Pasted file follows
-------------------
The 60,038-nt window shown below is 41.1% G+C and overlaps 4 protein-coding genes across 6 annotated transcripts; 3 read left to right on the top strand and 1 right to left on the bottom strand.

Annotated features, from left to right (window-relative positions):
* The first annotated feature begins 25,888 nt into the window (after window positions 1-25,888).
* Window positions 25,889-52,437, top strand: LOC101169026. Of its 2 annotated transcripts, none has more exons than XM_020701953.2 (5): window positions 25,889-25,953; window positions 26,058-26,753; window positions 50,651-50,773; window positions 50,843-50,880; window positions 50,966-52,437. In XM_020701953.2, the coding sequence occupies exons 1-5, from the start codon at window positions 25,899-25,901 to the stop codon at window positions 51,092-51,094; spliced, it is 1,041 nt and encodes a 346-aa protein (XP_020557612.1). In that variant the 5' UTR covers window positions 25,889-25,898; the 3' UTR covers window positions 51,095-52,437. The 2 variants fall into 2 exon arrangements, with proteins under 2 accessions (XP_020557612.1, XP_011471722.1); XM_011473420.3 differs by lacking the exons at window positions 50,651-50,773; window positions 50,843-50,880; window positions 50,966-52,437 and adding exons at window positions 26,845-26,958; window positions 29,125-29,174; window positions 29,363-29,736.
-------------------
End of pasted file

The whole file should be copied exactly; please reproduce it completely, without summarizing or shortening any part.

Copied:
The 60,038-nt window shown below is 41.1% G+C and overlaps 4 protein-coding genes across 6 annotated transcripts; 3 read left to right on the top strand and 1 right to left on the bottom strand.

Annotated features, from left to right (window-relative positions):
* The first annotated feature begins 25,888 nt into the window (after window positions 1-25,888).
* Window positions 25,889-52,437, top strand: LOC101169026. Of its 2 annotated transcripts, none has more exons than XM_020701953.2 (5): window positions 25,889-25,953; window positions 26,058-26,753; window positions 50,651-50,773; window positions 50,843-50,880; window positions 50,966-52,437. In XM_020701953.2, the coding sequence occupies exons 1-5, from the start codon at window positions 25,899-25,901 to the stop codon at window positions 51,092-51,094; spliced, it is 1,041 nt and encodes a 346-aa protein (XP_020557612.1). In that variant the 5' UTR covers window positions 25,889-25,898; the 3' UTR covers window positions 51,095-52,437. The 2 variants fall into 2 exon arrangements, with proteins under 2 accessions (XP_020557612.1, XP_011471722.1); XM_011473420.3 differs by lacking the exons at window positions 50,651-50,773; window positions 50,843-50,880; window positions 50,966-52,437 and adding exons at window positions 26,845-26,958; window positions 29,125-29,174; window positions 29,363-29,736.